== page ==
Skip to main content
 
  • Kristen Sullivan
  • Tiwonge Mtande
  • Elana Jaffe
  • Nora Rosenberg
  • Chifundo Zimba
  • Irving Hoffman
  • Maggie Little
  • Ruth Faden
  • Anne Drapkin Lyerly
2020
AIDS Research and Therapy 17
Full article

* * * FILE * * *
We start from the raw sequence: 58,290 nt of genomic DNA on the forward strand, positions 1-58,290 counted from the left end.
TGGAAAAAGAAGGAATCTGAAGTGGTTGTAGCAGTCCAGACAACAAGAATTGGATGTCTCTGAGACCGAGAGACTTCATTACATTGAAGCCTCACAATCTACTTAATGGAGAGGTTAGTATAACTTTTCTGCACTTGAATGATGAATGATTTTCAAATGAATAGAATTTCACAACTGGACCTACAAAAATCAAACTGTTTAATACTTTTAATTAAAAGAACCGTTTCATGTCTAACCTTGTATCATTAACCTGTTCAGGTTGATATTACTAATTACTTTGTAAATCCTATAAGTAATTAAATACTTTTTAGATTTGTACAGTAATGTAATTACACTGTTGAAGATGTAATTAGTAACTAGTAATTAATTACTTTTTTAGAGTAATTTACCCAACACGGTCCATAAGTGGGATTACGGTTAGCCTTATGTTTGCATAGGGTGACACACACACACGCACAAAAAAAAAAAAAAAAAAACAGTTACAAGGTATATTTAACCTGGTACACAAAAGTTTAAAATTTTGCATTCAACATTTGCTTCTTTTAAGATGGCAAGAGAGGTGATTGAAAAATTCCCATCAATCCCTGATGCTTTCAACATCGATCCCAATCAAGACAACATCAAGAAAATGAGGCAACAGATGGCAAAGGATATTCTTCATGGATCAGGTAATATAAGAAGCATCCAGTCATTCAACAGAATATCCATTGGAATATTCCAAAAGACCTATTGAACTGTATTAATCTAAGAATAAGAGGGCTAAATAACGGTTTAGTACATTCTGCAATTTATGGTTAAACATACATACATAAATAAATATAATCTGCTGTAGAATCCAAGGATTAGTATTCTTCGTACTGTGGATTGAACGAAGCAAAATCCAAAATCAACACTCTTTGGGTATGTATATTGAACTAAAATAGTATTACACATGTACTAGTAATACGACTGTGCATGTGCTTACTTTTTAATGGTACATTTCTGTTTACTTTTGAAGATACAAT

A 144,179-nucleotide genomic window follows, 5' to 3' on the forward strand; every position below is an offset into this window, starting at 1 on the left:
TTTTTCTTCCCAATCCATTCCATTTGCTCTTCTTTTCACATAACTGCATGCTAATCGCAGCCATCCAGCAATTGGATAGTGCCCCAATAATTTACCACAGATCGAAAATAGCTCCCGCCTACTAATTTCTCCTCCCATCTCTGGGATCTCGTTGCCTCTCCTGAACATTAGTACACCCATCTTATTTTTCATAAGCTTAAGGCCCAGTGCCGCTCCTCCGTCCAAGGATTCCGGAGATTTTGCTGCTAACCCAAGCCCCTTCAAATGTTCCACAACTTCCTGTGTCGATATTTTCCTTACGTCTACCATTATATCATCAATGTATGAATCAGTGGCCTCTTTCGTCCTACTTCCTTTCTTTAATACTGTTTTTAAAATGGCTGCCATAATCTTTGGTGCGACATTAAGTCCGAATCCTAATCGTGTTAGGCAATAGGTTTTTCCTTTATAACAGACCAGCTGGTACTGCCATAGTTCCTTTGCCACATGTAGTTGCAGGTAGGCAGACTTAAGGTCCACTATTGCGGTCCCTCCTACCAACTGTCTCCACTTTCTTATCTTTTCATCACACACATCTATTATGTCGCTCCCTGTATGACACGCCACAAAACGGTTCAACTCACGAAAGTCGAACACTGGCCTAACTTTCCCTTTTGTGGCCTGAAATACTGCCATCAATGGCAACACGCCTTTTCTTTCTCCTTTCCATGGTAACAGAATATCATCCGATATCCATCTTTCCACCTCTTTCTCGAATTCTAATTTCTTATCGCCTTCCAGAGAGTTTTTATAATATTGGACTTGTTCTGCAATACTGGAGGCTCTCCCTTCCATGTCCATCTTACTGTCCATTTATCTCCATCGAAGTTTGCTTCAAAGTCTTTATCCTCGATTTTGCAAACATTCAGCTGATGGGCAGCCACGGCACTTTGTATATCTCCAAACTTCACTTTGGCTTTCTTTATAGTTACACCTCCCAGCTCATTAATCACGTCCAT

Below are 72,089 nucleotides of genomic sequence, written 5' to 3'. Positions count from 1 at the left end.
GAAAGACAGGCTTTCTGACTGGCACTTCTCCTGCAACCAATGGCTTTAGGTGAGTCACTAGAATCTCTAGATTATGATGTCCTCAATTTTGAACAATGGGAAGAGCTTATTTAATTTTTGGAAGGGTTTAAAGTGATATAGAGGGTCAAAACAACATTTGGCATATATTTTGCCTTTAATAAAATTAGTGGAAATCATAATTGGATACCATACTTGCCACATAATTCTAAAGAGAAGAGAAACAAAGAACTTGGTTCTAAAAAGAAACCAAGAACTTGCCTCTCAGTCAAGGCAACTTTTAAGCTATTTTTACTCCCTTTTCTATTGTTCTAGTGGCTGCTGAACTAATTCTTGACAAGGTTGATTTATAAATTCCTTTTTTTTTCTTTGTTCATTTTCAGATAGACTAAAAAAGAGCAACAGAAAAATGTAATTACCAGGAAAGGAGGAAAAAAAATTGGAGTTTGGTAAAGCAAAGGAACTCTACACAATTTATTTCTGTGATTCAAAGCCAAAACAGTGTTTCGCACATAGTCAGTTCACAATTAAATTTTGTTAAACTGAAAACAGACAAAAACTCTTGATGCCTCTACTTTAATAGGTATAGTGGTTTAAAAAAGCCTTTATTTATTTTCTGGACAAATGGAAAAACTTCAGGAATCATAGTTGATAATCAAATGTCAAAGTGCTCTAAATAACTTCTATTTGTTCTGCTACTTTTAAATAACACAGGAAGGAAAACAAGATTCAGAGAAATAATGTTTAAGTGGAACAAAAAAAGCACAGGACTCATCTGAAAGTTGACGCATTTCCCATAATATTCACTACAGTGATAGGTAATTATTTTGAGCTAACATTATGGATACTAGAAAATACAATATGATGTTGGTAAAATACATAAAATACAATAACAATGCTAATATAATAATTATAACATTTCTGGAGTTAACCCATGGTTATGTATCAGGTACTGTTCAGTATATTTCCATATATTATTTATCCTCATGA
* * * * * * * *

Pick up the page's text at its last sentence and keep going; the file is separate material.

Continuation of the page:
Background: The pressing need to expand the biomedical HIV prevention evidence base during pregnancy is now increasingly recognized.  Women’s views regarding participation in such trials and initiating PrEP while pregnant are critical to inform evolving policy and best practices aimed at responsibly expanding evidence-based access for this population.  Methods: We conducted 35 semi-structured interviews with reproductive-aged women in Malawi in the local language, Chichewa.  Participants were HIV-negative and purposively sampled to capture a range of experience with research during pregnancy.  Women’s perspectives on enrolling in 3 hypothetical HIV prevention trial vignettes while pregnant were explored, testing: (1) oral PrEP (Truvada) (2) a vaginal ring (dapivirine), and (3) a randomized trial comparing the two. The vignettes were read aloud to participants and a simple visual was provided.  Interviews were audio-recorded, transcribed, translated, and coded using NVivo 11. Thematic analysis informed the analytic approach. Results: A majority of women accepted participation in all trials.  Women’s views on research participation varied largely based on their assessment of whether participation or nonparticipation would best protect their own health and that of their offspring.  Women interested in participating described power dynamics with their partner as fueling their HIV exposure concerns and highlighted health benefits of participation– principally, HIV protection and access to testing/treatment and ancillary care, and perceived potential risks of the vignettes as low.  Women who were uninterested in participating highlighted potential maternal and fetal health risks of the trial, challenges of justifying prevention use to their partner, and raised some modality-specific concerns.  Women also described ways  their social networks and sense of altruism and adherence requirements would influence participation decisions.  Conclusions: The majority of participants conveyed strong interest in participating in biomedical HIV prevention research during pregnancy, largely motivated by a desire to protect themselves and their offspring. Our results are consistent with other studies that found high acceptance of HIV prevention products during pregnancy, and support the current direction of HIV research policies and practices that are increasingly aimed at protecting the health of pregnant women and their offspring through responsible research, rather than defaulting to their exclusion.